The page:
Pointers to configuration data structures are passed to this handler as arguments. Nginx expects to get NGX_CONF_OK as return value if merging has gone without any problems.

Which configuration parameters should go to which configuration? Obviously, a parameter needs to go to the most specific configuration level in which it may appear.

For example, the directive listen is specific only for a virtual server and it can never appear in a location block, therefore it must go to the server configuration.

At runtime Nginx maintains pointers to configuration structures of every level for each HTTP-request. You can use the following macros to access configuration structures of all levels at runtime:

ngx_http_get_module_main_conf(r, module)
ngx_http_get_module_srv_conf(r, module)
ngx_http_get_module_loc_conf(r, module)

Here r — is a pointer to ngx_http_request_t (an HTTP-request), modulengx_module_t structure. Every macro evaluates to a pointer to a configuration structure of the corresponding level. Example:

    ngx_http_source_cookie_loc_conf_t  *sclc;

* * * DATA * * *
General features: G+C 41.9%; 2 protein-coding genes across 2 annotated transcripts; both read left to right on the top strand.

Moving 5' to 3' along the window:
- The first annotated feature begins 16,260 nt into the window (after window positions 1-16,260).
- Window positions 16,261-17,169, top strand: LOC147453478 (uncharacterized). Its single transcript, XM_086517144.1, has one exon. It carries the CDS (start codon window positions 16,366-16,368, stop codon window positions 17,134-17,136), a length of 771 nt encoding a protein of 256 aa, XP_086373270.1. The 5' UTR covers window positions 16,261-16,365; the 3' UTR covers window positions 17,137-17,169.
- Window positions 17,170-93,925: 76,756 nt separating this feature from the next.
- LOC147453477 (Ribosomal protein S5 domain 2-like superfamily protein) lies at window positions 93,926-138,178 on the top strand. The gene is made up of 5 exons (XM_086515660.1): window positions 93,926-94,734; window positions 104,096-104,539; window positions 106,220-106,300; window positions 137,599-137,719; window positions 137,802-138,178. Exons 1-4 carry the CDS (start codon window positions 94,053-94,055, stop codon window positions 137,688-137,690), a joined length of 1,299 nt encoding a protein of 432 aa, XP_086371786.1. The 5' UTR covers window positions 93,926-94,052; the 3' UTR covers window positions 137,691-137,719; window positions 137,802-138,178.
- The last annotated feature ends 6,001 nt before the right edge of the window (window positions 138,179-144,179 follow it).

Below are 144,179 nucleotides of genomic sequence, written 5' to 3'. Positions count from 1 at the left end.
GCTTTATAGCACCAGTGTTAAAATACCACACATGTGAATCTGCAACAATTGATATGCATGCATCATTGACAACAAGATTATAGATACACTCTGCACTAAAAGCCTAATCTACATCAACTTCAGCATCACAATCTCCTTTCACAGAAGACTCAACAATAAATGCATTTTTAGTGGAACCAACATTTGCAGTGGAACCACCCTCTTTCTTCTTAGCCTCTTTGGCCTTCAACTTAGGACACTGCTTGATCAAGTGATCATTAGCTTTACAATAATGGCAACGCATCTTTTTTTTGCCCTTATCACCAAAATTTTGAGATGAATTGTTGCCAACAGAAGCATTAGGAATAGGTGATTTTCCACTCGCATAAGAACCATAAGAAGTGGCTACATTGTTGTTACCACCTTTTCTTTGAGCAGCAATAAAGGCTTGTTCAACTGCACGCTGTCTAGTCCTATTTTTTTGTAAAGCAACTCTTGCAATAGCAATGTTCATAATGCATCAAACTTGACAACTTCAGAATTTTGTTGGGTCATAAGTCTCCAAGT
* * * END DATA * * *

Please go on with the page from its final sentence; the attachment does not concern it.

sclc = ngx_http_get_module_loc_conf(r, ngx_http_source_cookie_module);

At the configuration stage, you can use another set of functions to access configuration data structures:

ngx_http_conf_get_module_main_conf(cf, module)
ngx_http_conf_get_module_srv_conf(cf, module)
ngx_http_conf_get_module_loc_conf(cf, module)

Here cf is a pointer to the structure ngx_conf_t (the Nginx configuration), module is the structure ngx_module_t (the description of the module). Every macro evaluates to a pointer to a configuration structure of the corresponding level.

Now we should proceed to the question of how to implement configuration directives. However, this question deserves a whole new article, so we’ll look at it next time.